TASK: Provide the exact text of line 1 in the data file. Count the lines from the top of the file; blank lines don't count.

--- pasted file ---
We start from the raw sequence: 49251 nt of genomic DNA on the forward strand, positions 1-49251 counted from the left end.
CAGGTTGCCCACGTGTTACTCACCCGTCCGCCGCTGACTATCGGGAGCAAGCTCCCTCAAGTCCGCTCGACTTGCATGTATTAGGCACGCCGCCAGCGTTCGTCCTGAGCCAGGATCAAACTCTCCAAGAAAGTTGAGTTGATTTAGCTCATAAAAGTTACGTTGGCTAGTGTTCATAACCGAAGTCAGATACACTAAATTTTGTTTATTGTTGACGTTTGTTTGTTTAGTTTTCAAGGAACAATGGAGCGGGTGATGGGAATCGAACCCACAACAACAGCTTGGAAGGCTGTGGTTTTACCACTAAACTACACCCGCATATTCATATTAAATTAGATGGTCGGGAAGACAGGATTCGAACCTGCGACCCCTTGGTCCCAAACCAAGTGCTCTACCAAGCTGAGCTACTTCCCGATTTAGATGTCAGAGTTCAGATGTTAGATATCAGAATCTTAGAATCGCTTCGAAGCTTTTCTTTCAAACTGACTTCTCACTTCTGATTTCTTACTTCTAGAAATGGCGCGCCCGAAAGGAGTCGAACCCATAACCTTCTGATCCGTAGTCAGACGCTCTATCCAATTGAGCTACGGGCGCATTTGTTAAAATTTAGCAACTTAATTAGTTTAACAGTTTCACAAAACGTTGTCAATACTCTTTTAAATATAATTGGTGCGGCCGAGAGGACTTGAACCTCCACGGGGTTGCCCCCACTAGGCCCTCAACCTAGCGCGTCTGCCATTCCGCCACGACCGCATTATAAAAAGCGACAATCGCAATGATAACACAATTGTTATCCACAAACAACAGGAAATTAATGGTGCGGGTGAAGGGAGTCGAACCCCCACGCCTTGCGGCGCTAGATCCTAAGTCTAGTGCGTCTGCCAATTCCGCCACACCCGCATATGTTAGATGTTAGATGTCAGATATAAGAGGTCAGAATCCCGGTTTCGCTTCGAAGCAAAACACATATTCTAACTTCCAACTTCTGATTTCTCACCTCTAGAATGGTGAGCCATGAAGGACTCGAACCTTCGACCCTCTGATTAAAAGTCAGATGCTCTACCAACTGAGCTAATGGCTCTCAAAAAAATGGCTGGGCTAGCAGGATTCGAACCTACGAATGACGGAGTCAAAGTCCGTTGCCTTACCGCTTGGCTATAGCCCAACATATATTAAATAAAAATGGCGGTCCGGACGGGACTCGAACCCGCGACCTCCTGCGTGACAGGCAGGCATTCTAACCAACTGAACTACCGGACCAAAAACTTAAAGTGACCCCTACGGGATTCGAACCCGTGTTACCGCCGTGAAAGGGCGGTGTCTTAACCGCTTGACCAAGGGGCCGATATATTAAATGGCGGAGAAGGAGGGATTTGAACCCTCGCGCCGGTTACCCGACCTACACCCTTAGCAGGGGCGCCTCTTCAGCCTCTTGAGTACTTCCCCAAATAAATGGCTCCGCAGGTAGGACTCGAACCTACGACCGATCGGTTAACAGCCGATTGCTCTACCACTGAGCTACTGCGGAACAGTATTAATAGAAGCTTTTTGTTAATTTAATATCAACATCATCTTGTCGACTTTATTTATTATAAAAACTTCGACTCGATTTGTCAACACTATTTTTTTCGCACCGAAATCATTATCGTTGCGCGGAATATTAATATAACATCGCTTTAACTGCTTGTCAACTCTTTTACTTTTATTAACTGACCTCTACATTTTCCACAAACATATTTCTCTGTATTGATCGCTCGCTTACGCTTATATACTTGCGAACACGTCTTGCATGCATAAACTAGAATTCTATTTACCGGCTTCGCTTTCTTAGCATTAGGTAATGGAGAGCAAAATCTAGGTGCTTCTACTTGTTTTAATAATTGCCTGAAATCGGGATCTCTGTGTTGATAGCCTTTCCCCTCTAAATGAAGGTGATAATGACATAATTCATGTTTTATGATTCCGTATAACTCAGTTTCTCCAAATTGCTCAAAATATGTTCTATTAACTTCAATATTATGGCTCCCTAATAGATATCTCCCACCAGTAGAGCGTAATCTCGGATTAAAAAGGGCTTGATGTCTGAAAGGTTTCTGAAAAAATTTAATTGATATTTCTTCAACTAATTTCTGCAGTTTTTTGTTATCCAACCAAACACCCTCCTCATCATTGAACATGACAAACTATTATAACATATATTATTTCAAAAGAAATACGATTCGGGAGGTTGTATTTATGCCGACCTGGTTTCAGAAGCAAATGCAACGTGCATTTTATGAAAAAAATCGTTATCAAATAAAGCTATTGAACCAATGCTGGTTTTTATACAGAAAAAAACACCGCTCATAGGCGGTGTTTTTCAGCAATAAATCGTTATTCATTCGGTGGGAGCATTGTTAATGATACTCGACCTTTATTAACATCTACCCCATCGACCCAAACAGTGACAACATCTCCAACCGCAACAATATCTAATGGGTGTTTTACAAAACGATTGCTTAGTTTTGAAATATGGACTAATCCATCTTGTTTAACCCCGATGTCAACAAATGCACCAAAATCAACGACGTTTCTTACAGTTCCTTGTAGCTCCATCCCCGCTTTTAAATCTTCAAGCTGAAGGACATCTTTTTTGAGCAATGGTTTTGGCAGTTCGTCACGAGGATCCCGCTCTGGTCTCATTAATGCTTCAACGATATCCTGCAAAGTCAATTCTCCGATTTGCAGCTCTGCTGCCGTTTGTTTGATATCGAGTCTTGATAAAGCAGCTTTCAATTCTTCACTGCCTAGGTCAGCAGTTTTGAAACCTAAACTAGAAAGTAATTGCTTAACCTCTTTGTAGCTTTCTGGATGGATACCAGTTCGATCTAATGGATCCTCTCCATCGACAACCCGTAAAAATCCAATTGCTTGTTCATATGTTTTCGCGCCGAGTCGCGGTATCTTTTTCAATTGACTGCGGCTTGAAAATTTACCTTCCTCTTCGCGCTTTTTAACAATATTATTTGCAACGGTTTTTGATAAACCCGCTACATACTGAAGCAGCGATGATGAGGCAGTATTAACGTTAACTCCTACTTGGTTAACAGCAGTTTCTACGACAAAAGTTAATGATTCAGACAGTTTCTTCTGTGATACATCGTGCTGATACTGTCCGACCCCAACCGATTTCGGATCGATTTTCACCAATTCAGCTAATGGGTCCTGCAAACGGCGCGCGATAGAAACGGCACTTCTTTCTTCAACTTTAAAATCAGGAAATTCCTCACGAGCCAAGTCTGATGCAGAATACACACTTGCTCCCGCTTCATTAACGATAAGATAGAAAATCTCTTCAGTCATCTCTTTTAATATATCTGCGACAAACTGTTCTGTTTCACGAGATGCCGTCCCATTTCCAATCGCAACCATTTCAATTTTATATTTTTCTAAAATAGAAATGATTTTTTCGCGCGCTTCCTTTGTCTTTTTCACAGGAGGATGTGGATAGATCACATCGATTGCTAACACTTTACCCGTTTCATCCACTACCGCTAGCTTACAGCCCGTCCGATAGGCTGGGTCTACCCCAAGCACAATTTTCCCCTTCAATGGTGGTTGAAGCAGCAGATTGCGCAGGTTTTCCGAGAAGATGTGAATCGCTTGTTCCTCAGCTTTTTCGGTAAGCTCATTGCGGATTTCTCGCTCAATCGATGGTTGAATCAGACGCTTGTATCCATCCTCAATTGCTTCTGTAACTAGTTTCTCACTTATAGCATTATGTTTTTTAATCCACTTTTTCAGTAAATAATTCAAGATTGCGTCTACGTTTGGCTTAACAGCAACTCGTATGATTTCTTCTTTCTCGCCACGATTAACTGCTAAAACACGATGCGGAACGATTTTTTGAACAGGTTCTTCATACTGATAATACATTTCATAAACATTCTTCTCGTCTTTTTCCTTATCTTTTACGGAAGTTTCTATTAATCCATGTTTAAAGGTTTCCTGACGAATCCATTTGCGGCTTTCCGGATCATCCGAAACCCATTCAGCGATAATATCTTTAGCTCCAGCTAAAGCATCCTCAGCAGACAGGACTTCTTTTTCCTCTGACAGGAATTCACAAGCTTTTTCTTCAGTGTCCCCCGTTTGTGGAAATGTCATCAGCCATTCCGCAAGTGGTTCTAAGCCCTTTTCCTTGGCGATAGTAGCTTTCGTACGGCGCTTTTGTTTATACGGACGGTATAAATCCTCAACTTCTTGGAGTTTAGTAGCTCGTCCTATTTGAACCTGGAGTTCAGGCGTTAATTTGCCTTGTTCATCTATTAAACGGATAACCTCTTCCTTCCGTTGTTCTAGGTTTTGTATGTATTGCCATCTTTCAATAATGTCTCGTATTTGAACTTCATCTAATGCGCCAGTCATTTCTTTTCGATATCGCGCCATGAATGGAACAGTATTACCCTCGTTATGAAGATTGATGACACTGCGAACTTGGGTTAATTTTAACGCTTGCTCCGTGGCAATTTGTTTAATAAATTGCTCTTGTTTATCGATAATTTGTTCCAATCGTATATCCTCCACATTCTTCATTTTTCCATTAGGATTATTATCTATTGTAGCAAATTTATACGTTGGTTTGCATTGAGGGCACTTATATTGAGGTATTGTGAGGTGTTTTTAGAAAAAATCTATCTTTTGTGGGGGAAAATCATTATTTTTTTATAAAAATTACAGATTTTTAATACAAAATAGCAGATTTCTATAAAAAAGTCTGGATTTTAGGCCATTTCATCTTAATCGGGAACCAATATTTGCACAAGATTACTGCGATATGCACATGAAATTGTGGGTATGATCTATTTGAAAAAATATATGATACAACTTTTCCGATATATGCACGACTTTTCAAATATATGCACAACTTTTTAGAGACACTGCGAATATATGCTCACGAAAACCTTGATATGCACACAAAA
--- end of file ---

We start from the raw sequence: 49251 nt of genomic DNA on the forward strand, positions 1-49251 counted from the left end.